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I was horse riding approx 3 months ago and began having right ankle pain in the saddle (no fall or twist/sprain etc) I could not put weight through my ankle the remainder of the day and that evening gradually experienced significant loss of sensation all over top of my foot and lateral side of my leg. I could not sleep and significant burning pain led to a visit to A&E. I was advised probable peroneal nerve damage but I did not have any impact injury and no pain in my knee? I could not weightbearing for 1 week then once I could walk again the sensation was still altered and remains the same 3 months on! If I rub my finger over the side of my ankle a weird movement sensation radiates from my ankle to foot and tingling begins but no change occurring over time. My Dr told me nerve regeneration would be approx 4 weeks so i am now concerned about the length of time this has been going on, any advice welcome!RESPONSEHi,Based on your narrative it does sound like you have damage to the peroneal nerve, particularly the superficial branch.I do not ride horses but if I am not mistaken, "riding" boots extend up the leg fairly high. My guess is that the top of the boot, if extended high enough, irritated the outside of the leg just below the knee. This is where the peroneal nerve becomes very superficial and close to the skin, leaving it open to injury.So, that would probably explain how this problem began in the first place without any history of trauma.The problem with nerve injuries is that they do not clear up as quickly as you have been lead to believe. The nerve has been irritated and without some type of intervention, the problem will persist. To make things worse, if not treated in time, the problem can be permanently damaged, even though nerve tissue is the one tissue in the body that has the ability to regenerate, albeit very slowly.Tapping on the outside of the ankle with your finger resulting in numbness on the side of the foot and partial top of the foot, suggests that the sural nerve which is an extension of the peroneal nerve is also specifically involved. This can happen in a situation where the riding boot is too tight around the level of the ankle and thus it gets pressed against the boot and becomes irritated.So, I think it is safe to say that just waiting for your symptoms to go away is not your best strategy.My suggestion would be to be examined by a neurologist to make sure that nerve damage is the proper diagnosis.Assuming it is nerve damage, some of the therapies you might want to consider, would include anti-inflammatory medication, since the nerve is inflamed, by taking oral anti-inflammatory medication or even oral prednisone might quiet down the inflammation and reduce your symptoms.A cortisone injection, perhaps at the neck of the fibula bone (just below the knee on outside of leg) might also be very helpful as well as a cortisone injection on the outside of the ankle.A cortisone injection will reduce inflammation of the nerve as well as break up some scar tissue which may have formed around the nerve which exacerbates the problem.Physical therapy may also be of benefit to reduce the inflammation around the nerve.If your doctor ends up recommending some of the anti-neurolytics like Lyrica, Pamelor, etc. I would decline them as all they do is reduce the symptoms. At three months post injury I would work to regenerate the nerve, not mask the symptoms.Marc Mitnick DPMDISCLAIMER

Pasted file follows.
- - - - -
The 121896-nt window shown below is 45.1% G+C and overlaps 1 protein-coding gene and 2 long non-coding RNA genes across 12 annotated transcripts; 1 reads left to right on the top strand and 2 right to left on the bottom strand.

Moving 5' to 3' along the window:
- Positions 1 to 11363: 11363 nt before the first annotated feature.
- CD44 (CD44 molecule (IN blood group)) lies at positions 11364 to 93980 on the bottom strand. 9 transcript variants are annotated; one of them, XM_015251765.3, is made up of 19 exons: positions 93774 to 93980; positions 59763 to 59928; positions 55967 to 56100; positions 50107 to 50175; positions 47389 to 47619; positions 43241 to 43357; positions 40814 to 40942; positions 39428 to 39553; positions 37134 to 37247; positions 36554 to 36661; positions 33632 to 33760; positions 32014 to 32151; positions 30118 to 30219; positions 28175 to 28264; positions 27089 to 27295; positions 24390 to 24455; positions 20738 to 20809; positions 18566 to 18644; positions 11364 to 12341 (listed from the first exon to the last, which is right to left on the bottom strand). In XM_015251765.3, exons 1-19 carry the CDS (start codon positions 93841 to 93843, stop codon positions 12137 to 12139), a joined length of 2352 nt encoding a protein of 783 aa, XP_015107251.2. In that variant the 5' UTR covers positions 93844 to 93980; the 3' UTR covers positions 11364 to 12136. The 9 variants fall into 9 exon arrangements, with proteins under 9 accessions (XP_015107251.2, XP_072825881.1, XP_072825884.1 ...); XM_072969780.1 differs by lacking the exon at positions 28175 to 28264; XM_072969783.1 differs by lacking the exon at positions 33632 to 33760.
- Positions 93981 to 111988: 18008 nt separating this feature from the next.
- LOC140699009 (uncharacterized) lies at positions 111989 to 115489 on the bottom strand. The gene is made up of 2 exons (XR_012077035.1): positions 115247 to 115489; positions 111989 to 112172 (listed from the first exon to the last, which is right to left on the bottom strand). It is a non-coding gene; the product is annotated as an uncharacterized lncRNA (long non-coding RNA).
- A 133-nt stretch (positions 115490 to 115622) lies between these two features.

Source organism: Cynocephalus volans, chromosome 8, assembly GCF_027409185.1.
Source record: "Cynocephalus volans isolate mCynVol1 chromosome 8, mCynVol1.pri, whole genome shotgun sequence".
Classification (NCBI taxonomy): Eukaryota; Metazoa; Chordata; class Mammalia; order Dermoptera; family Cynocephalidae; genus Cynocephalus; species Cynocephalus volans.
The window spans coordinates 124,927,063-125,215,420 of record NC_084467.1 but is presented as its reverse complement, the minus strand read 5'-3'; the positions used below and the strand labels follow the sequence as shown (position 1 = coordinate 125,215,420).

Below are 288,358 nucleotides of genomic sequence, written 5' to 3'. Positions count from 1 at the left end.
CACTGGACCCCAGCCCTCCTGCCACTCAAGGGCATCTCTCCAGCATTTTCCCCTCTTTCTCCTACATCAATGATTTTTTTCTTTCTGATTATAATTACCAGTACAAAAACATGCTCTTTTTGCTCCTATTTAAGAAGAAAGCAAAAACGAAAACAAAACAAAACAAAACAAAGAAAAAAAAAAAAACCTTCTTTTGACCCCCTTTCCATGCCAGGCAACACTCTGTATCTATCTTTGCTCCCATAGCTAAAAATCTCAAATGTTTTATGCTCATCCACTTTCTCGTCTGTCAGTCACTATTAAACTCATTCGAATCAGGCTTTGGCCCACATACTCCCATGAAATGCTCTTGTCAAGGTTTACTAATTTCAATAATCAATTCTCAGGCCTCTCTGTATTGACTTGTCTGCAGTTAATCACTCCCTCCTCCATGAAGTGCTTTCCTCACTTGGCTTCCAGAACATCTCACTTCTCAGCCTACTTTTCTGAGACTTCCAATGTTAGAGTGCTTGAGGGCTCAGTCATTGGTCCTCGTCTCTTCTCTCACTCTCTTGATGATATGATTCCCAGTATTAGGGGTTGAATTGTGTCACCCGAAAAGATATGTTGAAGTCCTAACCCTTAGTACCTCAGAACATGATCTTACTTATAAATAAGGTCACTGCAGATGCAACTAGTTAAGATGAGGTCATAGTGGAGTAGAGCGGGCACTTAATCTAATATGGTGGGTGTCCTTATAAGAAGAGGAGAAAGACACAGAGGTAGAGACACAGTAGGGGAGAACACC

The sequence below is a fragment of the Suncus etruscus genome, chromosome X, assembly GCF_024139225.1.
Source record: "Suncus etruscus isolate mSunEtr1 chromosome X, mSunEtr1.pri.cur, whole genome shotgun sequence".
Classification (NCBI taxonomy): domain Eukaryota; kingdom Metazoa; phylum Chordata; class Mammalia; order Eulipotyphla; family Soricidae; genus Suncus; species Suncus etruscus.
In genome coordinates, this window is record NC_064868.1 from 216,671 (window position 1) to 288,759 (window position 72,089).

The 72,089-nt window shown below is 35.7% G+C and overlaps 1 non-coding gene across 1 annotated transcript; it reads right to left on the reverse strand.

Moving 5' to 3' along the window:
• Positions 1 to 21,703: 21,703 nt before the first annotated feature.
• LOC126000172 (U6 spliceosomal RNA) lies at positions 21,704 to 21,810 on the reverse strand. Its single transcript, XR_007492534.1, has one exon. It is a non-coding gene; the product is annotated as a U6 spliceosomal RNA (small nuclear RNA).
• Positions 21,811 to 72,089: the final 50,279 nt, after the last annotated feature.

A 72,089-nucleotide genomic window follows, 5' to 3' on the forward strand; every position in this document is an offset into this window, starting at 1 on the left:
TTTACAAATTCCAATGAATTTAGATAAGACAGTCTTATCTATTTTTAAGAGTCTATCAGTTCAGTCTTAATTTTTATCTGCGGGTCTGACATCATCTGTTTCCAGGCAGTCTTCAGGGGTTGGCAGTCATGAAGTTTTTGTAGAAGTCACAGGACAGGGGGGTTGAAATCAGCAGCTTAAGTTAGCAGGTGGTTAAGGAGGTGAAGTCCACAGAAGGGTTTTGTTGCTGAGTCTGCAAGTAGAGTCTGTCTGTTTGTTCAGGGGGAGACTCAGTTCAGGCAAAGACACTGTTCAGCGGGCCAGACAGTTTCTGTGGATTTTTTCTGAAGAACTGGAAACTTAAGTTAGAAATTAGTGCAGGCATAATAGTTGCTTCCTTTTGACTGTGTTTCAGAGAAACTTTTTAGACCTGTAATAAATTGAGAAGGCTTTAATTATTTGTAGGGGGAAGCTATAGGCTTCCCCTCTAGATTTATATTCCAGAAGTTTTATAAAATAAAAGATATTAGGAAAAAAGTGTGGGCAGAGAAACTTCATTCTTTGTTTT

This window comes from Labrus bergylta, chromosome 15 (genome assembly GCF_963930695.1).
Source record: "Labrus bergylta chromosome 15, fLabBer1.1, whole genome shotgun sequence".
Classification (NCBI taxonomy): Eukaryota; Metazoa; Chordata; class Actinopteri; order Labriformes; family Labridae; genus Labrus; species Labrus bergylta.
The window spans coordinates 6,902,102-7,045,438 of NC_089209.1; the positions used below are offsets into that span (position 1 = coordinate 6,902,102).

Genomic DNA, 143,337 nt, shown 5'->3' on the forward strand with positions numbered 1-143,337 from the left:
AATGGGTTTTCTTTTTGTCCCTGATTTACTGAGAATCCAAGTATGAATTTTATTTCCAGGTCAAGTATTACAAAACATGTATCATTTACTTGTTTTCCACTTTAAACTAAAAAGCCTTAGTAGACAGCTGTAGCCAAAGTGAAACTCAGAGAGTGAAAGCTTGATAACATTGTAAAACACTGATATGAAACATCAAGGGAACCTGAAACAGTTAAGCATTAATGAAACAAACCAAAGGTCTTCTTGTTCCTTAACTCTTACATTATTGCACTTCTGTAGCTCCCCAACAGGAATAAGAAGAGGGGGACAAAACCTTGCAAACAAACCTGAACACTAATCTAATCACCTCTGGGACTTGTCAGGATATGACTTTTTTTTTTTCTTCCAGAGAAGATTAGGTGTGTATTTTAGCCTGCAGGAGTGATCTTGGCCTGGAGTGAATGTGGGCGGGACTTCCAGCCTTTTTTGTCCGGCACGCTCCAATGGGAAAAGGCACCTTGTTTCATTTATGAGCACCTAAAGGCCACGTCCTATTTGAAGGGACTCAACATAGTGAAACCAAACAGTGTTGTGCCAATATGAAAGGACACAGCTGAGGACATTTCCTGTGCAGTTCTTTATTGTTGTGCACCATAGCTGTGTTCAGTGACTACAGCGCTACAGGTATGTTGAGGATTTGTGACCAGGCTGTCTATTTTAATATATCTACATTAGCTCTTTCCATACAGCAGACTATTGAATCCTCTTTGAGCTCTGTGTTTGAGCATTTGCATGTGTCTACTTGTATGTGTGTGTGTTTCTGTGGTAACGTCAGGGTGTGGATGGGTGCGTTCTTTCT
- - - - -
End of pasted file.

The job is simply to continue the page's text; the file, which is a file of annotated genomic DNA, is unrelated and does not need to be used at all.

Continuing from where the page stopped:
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Michael D. Ebeling
Tampa, Florida 33624
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Mansfield Ctr, CT
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